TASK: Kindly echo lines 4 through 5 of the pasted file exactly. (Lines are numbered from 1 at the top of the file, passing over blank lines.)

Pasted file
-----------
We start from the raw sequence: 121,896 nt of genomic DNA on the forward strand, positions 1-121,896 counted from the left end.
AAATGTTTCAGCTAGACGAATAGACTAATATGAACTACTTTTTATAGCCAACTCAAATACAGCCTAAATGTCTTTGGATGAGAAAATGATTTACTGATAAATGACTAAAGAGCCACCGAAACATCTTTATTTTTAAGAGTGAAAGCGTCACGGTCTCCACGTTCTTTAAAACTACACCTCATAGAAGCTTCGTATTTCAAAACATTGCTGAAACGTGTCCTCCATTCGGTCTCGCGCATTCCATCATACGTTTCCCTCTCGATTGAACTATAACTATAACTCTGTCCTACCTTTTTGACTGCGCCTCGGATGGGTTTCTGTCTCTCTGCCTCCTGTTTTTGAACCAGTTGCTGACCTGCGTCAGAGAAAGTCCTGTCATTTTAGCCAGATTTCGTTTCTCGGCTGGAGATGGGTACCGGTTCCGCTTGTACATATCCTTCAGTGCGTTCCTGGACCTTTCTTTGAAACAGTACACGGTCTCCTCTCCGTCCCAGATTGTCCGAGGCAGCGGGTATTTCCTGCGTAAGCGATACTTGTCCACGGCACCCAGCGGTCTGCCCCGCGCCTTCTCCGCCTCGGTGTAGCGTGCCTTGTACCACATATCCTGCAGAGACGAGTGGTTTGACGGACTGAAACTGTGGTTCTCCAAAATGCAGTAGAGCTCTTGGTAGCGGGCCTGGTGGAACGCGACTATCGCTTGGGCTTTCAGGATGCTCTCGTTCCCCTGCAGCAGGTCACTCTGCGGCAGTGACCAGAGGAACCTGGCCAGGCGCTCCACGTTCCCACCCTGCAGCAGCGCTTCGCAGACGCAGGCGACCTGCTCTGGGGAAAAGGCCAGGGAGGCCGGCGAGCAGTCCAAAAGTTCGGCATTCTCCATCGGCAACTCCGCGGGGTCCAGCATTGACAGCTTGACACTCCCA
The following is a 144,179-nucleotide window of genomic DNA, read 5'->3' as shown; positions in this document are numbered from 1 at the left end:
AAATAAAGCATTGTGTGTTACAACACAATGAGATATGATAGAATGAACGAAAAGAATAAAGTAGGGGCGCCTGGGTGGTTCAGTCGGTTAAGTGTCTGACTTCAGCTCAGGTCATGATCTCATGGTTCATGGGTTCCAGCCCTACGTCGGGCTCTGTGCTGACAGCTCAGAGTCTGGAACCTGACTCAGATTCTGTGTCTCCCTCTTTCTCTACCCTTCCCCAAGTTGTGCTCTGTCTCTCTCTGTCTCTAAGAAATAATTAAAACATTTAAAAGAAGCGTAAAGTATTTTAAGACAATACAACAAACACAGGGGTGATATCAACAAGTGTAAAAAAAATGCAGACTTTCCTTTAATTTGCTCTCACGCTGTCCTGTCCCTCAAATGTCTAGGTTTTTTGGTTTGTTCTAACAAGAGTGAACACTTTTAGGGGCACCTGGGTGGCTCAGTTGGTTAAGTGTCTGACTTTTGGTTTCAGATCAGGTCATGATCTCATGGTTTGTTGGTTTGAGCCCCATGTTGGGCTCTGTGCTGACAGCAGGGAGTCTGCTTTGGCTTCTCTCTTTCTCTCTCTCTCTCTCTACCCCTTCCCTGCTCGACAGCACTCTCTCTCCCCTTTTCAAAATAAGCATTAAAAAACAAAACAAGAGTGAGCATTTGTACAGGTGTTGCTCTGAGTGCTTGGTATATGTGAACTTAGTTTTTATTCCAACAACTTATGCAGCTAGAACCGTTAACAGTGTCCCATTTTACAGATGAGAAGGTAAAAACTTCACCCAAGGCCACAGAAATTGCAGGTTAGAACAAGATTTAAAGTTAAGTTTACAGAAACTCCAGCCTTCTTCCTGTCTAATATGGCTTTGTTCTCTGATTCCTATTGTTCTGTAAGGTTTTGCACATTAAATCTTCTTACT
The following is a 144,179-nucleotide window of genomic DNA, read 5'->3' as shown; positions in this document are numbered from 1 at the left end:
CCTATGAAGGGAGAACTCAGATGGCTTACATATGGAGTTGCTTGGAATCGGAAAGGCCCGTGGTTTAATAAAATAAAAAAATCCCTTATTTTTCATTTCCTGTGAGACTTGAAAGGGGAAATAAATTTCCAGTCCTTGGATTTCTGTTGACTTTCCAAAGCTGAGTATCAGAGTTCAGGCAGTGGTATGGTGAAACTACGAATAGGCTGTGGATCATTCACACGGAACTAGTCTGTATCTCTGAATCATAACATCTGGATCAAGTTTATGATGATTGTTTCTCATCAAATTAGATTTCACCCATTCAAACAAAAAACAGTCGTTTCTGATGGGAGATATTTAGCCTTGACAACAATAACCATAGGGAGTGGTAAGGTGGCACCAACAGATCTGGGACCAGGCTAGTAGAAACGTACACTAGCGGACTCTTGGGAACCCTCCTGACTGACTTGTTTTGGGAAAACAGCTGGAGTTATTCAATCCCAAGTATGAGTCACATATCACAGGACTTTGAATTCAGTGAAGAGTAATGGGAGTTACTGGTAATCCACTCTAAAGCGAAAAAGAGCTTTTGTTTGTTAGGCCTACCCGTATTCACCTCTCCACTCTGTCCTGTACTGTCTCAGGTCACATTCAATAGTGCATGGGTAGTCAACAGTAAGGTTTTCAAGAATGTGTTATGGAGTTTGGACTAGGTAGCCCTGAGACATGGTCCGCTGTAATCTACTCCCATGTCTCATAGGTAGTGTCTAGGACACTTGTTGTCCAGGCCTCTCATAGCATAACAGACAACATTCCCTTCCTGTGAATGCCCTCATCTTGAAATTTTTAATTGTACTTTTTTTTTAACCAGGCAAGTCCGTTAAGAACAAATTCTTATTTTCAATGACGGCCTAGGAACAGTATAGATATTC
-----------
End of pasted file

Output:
AAATAAAGCATTGTGTGTTACAACACAATGAGATATGATAGAATGAACGAAAAGAATAAAGTAGGGGCGCCTGGGTGGTTCAGTCGGTTAAGTGTCTGACTTCAGCTCAGGTCATGATCTCATGGTTCATGGGTTCCAGCCCTACGTCGGGCTCTGTGCTGACAGCTCAGAGTCTGGAACCTGACTCAGATTCTGTGTCTCCCTCTTTCTCTACCCTTCCCCAAGTTGTGCTCTGTCTCTCTCTGTCTCTAAGAAATAATTAAAACATTTAAAAGAAGCGTAAAGTATTTTAAGACAATACAACAAACACAGGGGTGATATCAACAAGTGTAAAAAAAATGCAGACTTTCCTTTAATTTGCTCTCACGCTGTCCTGTCCCTCAAATGTCTAGGTTTTTTGGTTTGTTCTAACAAGAGTGAACACTTTTAGGGGCACCTGGGTGGCTCAGTTGGTTAAGTGTCTGACTTTTGGTTTCAGATCAGGTCATGATCTCATGGTTTGTTGGTTTGAGCCCCATGTTGGGCTCTGTGCTGACAGCAGGGAGTCTGCTTTGGCTTCTCTCTTTCTCTCTCTCTCTCTCTACCCCTTCCCTGCTCGACAGCACTCTCTCTCCCCTTTTCAAAATAAGCATTAAAAAACAAAACAAGAGTGAGCATTTGTACAGGTGTTGCTCTGAGTGCTTGGTATATGTGAACTTAGTTTTTATTCCAACAACTTATGCAGCTAGAACCGTTAACAGTGTCCCATTTTACAGATGAGAAGGTAAAAACTTCACCCAAGGCCACAGAAATTGCAGGTTAGAACAAGATTTAAAGTTAAGTTTACAGAAACTCCAGCCTTCTTCCTGTCTAATATGGCTTTGTTCTCTGATTCCTATTGTTCTGTAAGGTTTTGCACATTAAATCTTCTTACT
The following is a 144,179-nucleotide window of genomic DNA, read 5'->3' as shown; positions in this document are numbered from 1 at the left end: